Monday, November 3, 2008

African Folktales

Writer's Note: Barack Obama is an African-American, perhaps almost purely so, with an African father and an American mother and himself having been educated in important American schools. It is often said that the story of Americans is the story of immigrants, but the African past, and African culture, is less familiar to many than that of other populations who have arrived on these shores...It was easy in New York to hear African music, or to eat African food, or see African film; and in Louisiana, the African heritage is known in architecture, food, and music, in the evolution of a unique people, the Creoles...Here is something written several years ago, on African folktales...

African Folktales
Selected and Retold by
Roger D. Abrahams
Pantheon Books, New York
December 2000 (publication date)
352 pages

(c) DG

Roger D. Abrahams’ African Folktales is a book that is not only wise it is entertaining. The stories it collects are mostly brief, concise, intelligent, and funny; and they are sometimes shocking in the complexity and violence they sometimes present, a complexity and violence that seem true to the depths of the human psyche and the workings of the real world. Many of these stories are fanciful, stories in which animals talk and influence the worlds of men and women; they are allegories of experience. It is important to note that while one can better understand cultures by looking at the stories they tell, at their oral and written literature, as well as by looking at their social organization, politics, science and technology, and history, the gaining of sociological understanding is not the primary reason for reading these stories. Although many of these ninety-five tales were originally gathered by missionaries, anthropologists, and ethnographers, these stories are not merely evidence, not merely relics of old or dying cultures; they are a literature and literatures are alive and relevant beyond the circumstances of their birth.

Here are creation stories, stories about birth and death, love affairs and families, honor and corruption, selfishness and community. Many of them are from the Bini, Dahomey, Ewe and Dahomey people of West Africa, but there are as well stories from other regions, language groups, and peoples, including that of the Akamba, Bondi, Fipa, Fjort, Hausa, Igbo, Kaguru, Liberia, Swahili, and Wayao, among others.

In “The Password,” a man steals from thieves by mastering their secret codes through the ability to read and write. In “The Three Tests,” a man does favors for others who need them and later when he’s in need they help him—he feeds them and they help him to master the tests given him by a powerful man. In “A Man Among Men,” a prideful man meets a bigger, stronger man who threatens him—until that man himself meets a formidable foe, with the conclusion that the latter two wrestle and rest and wrestle again, still trying to defeat each other. The sound of their wrestling is what we hear as thunder. The moral is that someone somewhere is our equal or stronger than we are and it’s dangerous and wasteful to be preoccupied with such matters. A selfish jackal exploits a community resource—a pond of rainwater—in “Saving the Rain” and outwits the other animals when they seek to punish him. Is there are moral here? Such a story allows for the fact that apparent good does not always win out in the end. In “Never Ask Me about My Family,” a poor boy falls for a beautiful girl he wants to marry but she says she’ll marry if he promises never to ask about her family. After their children are born, he does ask, and a great tumult occurs with old spirits coming to plague them—and the small family is buried under stone, destroyed by these old spirits. This may be one of saying, Respect the other’s privacy and Let the past alone.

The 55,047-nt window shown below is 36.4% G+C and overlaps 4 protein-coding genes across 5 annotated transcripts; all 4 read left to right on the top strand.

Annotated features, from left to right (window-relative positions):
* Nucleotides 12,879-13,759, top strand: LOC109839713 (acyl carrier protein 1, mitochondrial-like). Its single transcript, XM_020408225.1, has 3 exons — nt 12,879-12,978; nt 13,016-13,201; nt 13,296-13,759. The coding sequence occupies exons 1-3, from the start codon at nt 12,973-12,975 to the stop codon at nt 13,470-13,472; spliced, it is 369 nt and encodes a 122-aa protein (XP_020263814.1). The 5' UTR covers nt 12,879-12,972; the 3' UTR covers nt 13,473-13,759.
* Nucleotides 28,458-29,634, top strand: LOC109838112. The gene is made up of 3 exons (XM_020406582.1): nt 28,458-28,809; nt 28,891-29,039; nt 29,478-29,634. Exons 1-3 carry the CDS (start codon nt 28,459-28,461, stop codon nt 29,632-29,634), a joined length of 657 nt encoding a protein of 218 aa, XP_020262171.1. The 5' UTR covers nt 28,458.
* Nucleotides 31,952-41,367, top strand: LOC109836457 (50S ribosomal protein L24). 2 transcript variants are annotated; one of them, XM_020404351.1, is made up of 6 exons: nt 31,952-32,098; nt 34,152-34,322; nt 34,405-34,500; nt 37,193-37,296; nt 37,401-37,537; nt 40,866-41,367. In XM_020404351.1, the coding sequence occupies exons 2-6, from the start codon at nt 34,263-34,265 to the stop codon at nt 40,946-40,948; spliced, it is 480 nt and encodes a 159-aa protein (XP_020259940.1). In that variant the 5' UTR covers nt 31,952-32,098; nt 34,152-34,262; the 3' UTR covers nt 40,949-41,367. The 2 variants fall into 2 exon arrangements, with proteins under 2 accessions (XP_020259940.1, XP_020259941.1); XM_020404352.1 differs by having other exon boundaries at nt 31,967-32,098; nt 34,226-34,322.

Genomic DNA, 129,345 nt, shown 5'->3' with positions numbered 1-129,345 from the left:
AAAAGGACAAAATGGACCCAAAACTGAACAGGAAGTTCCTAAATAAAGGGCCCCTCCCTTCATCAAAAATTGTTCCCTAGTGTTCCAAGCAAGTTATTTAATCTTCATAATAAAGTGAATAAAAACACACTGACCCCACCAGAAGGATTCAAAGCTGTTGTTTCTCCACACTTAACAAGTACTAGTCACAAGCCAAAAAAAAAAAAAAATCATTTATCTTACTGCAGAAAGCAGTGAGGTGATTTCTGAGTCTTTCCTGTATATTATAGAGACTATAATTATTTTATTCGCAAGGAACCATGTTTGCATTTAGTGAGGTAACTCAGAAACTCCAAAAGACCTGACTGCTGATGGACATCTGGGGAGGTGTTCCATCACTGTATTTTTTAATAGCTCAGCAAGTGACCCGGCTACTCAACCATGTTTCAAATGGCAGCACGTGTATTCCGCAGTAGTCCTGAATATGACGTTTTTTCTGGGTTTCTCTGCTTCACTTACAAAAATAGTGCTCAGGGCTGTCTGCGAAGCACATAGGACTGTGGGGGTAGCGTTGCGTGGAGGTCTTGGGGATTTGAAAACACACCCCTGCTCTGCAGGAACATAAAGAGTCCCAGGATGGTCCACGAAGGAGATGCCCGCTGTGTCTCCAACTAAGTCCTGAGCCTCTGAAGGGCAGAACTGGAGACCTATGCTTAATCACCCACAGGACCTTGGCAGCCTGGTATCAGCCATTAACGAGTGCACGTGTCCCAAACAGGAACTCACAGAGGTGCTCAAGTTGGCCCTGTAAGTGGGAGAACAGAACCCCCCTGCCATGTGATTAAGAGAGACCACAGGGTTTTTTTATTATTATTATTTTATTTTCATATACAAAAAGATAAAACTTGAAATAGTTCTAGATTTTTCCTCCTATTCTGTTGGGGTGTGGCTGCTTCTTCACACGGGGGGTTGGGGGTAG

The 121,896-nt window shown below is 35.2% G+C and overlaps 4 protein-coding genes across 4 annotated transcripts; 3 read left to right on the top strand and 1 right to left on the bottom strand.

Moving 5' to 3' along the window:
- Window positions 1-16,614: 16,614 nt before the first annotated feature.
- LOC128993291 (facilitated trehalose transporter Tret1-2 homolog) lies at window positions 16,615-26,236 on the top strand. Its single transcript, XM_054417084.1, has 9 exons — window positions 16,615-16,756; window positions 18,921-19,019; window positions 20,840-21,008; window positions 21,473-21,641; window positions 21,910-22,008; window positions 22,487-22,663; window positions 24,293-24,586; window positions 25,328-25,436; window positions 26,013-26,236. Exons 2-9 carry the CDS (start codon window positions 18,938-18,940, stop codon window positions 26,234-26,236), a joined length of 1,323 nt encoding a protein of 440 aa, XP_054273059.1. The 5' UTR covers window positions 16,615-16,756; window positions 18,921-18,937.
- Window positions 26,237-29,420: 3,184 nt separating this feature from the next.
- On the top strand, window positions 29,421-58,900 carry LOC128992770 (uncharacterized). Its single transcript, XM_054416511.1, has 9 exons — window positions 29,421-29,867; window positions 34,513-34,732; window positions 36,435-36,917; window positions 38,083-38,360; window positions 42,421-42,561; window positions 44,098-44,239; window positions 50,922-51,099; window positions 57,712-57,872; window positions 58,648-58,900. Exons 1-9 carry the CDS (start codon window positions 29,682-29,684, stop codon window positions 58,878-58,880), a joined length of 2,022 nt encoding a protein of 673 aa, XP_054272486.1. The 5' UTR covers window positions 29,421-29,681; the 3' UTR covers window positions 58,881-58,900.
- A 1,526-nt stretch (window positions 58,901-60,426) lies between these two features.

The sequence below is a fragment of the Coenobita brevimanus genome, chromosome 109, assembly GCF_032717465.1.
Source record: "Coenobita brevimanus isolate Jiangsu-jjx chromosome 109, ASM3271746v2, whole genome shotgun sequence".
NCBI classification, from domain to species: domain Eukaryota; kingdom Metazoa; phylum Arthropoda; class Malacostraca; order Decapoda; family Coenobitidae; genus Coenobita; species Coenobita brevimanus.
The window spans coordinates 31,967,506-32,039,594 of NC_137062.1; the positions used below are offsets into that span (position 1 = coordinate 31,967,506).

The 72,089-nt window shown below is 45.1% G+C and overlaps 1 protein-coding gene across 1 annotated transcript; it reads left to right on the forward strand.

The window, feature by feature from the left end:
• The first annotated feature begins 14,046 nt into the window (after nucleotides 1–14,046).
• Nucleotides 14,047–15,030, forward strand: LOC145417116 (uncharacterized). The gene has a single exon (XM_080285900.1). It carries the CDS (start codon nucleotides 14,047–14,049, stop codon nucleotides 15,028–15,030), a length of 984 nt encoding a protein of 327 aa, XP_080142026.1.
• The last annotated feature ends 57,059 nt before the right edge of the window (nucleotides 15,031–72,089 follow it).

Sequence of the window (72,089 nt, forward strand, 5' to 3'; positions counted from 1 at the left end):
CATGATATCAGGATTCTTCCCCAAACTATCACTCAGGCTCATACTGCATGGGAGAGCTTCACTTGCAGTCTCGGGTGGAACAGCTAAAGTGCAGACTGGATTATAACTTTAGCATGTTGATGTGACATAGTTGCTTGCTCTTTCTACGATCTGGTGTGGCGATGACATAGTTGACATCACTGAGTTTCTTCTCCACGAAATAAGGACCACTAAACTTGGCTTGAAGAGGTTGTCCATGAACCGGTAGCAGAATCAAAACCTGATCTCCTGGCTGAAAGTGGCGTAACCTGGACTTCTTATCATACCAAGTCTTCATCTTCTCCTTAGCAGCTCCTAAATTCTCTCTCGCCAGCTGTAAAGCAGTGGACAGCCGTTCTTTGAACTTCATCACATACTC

Such stories are suitable for both adults and children, and are similar to European fairy tales in which Hansel and Gretel face the threatening unknown, the Arabian Nights in which adventure, love, and gold provide character tests and life lessons for the protagonists and entertainment and intellectual stimulation for the readers, and Bocaccio’s Decameron, in which the gravity of life and death issues give way to the bawdy considerations of pleasure and sex. These African Folktales belong not merely to Africa but to the world.